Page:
My son turns 6 months old today. SIX MONTHS OLD. First of all, wow! Babies undergo so much transformation in just six short (and very long) months. Know who else has undergone a bunch of transformation in those six months? Me!
Life with a newborn feels like forever ago. Sleepless nights. Pumping every three hours. Anxiety and sadness through the roof.
Six months ago: I was bleary eyed and writing down how many ounces I pumped, how many ounces the baby drank and when, how many wet diapers he had, how many poopy diapers he had. Six months ago, I was scared my son would fall out of his swing or bouncer, scared to take him out of the house, scared to hurt him when I changed his diaper, scared to hurt him when I gave him a bath. I would wake up multiple times a night and place my hand on his chest to make sure he was still breathing. I would reach my arm over his bassinet to hold him and sometimes pull him into bed with me in the morning to cuddle and sleep.
Six months later: I am fairly well rested, some days better than others. I no longer nurse so pumping is old news. I sometimes change him and wonder when his last poop was. I put him in his swing while I take a shower. We go on walks and to museums and even Disneyland! I change his diaper in public places like a pro. I give him a bath every night and he kicks his legs and splashes the water all over the mirrors. I have lost 31 pounds of pregnancy weight with only 10 very stubborn pounds to go. We did the Happy Sleeper sleep training and after two nights, he was sleeping the whole night through in his own room. It's taken me a month and a half but I no longer stare at the baby monitor and I sleep through the night now too. I tried to bring him into bed with me once recently for a nap and he was not having it. I guess he really is an independent guy now!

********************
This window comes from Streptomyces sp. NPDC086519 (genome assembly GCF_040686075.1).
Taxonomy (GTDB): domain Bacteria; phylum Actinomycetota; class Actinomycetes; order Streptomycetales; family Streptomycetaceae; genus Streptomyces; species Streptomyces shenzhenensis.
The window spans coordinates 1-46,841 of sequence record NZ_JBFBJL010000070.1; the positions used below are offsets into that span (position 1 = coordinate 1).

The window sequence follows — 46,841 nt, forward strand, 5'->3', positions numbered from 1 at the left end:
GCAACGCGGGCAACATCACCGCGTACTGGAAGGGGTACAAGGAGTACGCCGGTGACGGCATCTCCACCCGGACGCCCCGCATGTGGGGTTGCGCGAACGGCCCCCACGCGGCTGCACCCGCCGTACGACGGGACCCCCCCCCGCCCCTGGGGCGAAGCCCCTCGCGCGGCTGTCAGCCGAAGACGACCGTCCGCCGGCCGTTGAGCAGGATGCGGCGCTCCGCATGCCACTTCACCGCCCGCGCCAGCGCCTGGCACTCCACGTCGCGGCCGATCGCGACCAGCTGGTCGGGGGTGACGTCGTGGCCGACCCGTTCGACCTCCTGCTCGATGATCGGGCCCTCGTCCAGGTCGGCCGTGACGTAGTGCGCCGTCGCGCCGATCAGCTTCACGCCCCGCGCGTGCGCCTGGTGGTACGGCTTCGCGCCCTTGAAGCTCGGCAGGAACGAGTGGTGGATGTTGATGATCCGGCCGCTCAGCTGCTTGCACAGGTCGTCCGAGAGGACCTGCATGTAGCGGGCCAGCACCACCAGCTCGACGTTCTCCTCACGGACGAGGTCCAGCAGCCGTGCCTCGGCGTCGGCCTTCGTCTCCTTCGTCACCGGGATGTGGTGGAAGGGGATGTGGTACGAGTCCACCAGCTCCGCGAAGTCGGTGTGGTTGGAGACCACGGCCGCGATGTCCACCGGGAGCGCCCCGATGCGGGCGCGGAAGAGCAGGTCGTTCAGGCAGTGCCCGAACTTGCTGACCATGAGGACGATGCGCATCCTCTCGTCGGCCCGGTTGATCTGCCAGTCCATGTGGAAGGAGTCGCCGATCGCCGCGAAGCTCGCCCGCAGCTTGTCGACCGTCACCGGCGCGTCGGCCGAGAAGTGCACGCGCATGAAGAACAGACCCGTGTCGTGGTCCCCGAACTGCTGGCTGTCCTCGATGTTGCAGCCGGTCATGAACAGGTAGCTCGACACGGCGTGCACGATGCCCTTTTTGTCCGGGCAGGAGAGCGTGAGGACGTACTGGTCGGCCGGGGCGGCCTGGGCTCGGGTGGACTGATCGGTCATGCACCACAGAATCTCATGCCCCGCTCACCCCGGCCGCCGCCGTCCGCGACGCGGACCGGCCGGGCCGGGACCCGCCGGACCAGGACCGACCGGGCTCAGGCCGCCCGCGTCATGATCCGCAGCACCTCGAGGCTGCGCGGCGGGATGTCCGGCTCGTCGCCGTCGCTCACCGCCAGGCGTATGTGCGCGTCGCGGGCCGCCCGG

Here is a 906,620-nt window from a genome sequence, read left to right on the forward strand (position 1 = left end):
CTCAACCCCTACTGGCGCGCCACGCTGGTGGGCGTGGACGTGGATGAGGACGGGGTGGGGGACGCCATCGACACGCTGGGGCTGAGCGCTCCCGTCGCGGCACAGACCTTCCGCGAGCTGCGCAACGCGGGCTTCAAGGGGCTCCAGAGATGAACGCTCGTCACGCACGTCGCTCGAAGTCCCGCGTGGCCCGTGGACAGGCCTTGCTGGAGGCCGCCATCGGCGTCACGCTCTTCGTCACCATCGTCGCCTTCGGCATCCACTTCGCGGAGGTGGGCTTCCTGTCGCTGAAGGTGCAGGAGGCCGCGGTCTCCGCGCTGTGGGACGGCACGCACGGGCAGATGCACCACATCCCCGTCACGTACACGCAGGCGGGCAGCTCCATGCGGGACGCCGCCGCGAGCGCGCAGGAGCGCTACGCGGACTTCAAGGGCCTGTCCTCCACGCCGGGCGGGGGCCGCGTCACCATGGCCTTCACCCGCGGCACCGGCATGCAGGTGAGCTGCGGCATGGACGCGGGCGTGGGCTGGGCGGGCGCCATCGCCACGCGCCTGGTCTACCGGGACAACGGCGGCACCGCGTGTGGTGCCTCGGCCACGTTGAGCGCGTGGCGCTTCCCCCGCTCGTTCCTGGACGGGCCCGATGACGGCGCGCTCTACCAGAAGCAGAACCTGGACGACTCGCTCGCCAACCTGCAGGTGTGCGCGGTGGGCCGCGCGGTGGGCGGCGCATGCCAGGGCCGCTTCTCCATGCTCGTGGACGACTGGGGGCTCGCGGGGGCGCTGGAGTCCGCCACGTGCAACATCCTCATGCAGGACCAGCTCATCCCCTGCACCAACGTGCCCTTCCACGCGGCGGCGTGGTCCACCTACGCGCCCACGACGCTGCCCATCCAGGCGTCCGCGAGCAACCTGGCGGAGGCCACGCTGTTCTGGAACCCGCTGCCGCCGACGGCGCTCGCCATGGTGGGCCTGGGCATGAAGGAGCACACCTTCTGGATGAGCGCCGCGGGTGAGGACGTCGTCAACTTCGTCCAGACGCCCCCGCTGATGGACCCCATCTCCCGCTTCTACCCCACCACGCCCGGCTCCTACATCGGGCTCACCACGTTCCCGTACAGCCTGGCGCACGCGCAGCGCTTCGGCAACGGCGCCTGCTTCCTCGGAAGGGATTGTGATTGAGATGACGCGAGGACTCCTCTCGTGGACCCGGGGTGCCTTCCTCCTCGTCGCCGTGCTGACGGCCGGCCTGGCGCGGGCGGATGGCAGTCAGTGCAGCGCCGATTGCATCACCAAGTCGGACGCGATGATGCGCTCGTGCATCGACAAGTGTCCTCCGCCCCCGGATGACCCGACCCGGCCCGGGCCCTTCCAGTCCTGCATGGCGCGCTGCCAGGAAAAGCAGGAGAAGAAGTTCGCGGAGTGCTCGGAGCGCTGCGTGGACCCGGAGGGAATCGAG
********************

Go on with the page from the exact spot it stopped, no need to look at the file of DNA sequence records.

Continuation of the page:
He has gone from a little baby who moved like a very slow marionette to a chubby one who jumps up and down in his bouncer and rolls around like a madman when he's on the ground. We laugh together every day now. He happily enjoys eating food and expresses discontent if we are at the table eating without sharing. He gives me kisses on the cheek and reaches out to my husband and I to hold him. He communicates in babbles, blowing raspberries, happy shrieks, laughing, and grunts. He understand jokes. He pets the dogs. He is just already a super cool kid.